By Anna Black
Regardless of how long our Members have been with us, 10 years or 10 months, they never seem to stop learning. There’s always one new tip, one new shortcut, one more new lesson to learn. Cindy Wennerstrom is a great example of someone, who although a veteran of REIN with many doors under her belt, still manages to take away something new at every event she attends (and she tries her best to attend every ACRE). As she phrases it “…as you grow, things are going to change, and you know, success is in the eye of the beholder. I still feel I have a long way to go…I’m always growing, I’m always getting better”.
She was on hand at our recent Toronto ACRE, and shared some wisdom that she had gained during her real estate investing journey. It’s a journey of someone who is the “epitome of someone who grew into real estate”. Cindy attended her first ACRE back in 2007 after leaving a corporate sales and marketing job in the packaged food business. With a severance package, and a drive to make the right connections, Wennerstorm bought her first few properties right out of the gate, something she wouldn’t necessarily do if given the chance again. She warned the crowd that it does get harder simply “because [if] you keep your job, banks love you more”. She recommends instead taking the money and putting it into a corporation and also buying more when rates are low. Cindy regrets not buying more properties when she was starting out and the prices were substantially lower even though the mortgage rates were higher.
Not one to be heavily influenced by mortgage rates, Cindy offered up this tidbit: “Don’t worry about interest rates, especially not a quarter percent or a point of a percent or even a percent.” She added, “It’s all irrelevant, as long as your properties are cash flowing, as long as you’re being responsible, [and] as long as you’re creating a business out of your real estate investment portfolio.” She also warned against comparing the interest rates you receive against those of new investors, because it really doesn’t matter. The mortgage rate you receive is in no way an indicator of the success of your portfolio.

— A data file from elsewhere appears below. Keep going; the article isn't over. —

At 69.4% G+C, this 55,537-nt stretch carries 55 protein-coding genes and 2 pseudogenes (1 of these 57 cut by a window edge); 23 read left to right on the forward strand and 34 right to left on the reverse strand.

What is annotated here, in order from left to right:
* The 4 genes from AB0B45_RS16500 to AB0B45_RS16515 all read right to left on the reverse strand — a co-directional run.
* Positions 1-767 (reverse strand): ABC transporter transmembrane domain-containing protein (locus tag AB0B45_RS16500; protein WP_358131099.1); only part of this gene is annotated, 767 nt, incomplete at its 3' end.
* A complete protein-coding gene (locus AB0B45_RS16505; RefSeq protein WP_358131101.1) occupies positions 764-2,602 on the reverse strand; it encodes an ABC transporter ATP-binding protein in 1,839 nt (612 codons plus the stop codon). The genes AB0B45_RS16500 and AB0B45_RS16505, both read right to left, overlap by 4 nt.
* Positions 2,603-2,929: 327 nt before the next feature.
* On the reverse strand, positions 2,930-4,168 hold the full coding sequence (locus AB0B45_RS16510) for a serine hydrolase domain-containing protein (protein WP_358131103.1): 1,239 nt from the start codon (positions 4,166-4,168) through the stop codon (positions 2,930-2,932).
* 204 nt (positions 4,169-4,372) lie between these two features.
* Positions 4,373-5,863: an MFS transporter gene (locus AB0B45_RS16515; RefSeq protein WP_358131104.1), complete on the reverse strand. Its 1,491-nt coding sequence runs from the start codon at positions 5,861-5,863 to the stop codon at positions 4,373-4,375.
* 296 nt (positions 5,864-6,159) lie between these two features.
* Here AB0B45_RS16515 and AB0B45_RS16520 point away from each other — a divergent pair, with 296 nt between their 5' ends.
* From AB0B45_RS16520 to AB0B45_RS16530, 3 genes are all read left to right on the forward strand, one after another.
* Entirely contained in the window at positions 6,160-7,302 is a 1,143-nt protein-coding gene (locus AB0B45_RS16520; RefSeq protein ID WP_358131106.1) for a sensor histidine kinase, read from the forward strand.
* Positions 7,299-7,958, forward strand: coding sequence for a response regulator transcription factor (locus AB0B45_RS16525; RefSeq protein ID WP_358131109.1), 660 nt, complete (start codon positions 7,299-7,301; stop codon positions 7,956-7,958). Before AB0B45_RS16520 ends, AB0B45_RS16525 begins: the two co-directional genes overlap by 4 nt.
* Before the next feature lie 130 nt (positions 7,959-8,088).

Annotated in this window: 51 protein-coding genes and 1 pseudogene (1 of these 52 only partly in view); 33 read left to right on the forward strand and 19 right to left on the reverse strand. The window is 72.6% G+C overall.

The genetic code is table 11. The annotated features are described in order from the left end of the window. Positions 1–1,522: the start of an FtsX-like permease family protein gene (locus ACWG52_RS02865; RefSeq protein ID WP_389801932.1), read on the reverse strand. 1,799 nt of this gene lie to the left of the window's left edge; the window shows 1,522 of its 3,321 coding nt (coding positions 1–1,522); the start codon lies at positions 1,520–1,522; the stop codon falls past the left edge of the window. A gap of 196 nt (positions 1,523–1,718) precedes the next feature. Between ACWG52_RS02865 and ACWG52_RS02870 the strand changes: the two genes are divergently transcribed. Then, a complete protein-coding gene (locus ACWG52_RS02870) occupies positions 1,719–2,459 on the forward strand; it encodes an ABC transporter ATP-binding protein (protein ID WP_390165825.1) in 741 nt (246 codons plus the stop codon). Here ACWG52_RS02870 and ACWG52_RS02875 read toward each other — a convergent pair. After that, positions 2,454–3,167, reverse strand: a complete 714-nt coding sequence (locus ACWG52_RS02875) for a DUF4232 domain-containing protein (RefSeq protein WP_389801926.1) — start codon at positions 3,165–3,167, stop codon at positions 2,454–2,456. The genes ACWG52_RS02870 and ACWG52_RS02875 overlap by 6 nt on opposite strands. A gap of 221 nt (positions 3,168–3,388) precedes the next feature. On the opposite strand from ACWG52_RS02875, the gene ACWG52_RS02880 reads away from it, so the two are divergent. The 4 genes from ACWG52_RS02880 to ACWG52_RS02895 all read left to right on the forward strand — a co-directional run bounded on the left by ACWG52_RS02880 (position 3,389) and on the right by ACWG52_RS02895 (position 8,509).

She’s also a big believer in presenting herself professionally as a real estate investor, at all times, even when going to the bank – and respecting the industry. Why is this important? As Cindy phrased it, “These people are giving me millions of dollars to grow my portfolio and to create generational wealth for my family”. Without their support, you can’t enjoy your time with your family and “leave something behind for future generations.”
For Cindy, the support she has received from others – including REIN - has made it possible for her to achieve her personal Belize - a property on the water in Toronto where she plans to build her dream home with her fiancé. This is a drastic change from where her life was only eight years ago, before she joined REIN. It was however, a change that Cindy had envisioned on her vision board at a REIN event many years prior:
“…I took a picture when I was at this property and I was on the water and I was asking for guidance from my deceased grandmother, going, you know, am I doing the right thing? This is so expensive, this is crazy, is this too soon? Am I going to be okay? And when I was looking through those pictures later on in the day, there was something in that picture that made me think I need to pull up that dream board. That Belize thing I did many, many years ago was on my computer as a PowerPoint slide, because I was a business person, so everything was in PowerPoint.
So I pulled this picture up and not only was it a picture of a modern house, which I didn’t even know I liked back then, I just thought this was a really cool picture of a house on water. It was on water, it was a modern house, and this is what I’ve grown to love and really want to build and design, but there was a colour to this picture and it was a pinky-purple sunset sort of picture and in the picture that I took in the middle of the day, there was a stream of light coming from the top of the picture all the way through like someone was shining a beam of light down in the exact colour and I thought, that’s it. It’s right, it’s meant to be…”
Russell Westcott pointed out “When you know your own purpose and you know it’s right, there are many signs that come along…”